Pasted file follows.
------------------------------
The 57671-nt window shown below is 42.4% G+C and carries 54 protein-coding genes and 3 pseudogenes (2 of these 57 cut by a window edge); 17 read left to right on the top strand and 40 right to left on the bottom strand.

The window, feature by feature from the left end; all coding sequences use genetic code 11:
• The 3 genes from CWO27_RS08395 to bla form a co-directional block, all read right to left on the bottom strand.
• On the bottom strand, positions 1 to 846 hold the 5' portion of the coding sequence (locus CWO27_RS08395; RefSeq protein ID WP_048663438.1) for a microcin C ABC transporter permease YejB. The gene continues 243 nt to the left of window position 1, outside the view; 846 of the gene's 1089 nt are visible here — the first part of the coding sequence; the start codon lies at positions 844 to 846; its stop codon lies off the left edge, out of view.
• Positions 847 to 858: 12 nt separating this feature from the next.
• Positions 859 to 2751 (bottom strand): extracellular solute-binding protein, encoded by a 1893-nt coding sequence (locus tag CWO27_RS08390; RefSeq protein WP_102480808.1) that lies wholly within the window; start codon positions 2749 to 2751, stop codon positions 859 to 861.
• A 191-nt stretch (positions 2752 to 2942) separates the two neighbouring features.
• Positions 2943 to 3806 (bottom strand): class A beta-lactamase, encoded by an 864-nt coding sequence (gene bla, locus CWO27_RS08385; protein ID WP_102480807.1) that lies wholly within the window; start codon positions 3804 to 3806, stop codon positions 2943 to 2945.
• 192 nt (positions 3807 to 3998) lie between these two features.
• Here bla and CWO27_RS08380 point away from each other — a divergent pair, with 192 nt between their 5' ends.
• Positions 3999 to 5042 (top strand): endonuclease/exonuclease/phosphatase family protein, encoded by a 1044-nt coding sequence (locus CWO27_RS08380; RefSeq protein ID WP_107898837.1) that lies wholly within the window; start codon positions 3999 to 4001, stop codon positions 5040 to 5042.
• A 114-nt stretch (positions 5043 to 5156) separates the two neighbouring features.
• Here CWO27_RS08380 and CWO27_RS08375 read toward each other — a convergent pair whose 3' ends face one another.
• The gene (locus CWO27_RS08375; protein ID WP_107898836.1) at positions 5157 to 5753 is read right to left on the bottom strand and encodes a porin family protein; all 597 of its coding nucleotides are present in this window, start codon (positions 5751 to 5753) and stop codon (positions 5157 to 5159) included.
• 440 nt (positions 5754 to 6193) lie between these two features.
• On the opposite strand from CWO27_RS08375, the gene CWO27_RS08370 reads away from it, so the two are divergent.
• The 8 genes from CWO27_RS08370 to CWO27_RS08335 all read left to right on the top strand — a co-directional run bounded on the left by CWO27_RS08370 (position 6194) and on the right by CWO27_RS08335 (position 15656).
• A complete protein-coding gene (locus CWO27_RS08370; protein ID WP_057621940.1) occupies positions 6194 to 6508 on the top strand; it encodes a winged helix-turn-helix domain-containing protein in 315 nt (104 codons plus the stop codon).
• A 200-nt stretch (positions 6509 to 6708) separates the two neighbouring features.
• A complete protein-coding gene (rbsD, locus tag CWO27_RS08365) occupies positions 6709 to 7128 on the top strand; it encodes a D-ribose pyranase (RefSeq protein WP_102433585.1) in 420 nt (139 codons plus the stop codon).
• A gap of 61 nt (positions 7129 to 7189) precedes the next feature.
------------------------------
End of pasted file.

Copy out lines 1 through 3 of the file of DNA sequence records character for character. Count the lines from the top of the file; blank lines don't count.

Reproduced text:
The 57671-nt window shown below is 42.4% G+C and carries 54 protein-coding genes and 3 pseudogenes (2 of these 57 cut by a window edge); 17 read left to right on the top strand and 40 right to left on the bottom strand.

The window, feature by feature from the left end; all coding sequences use genetic code 11:
• The 3 genes from CWO27_RS08395 to bla form a co-directional block, all read right to left on the bottom strand.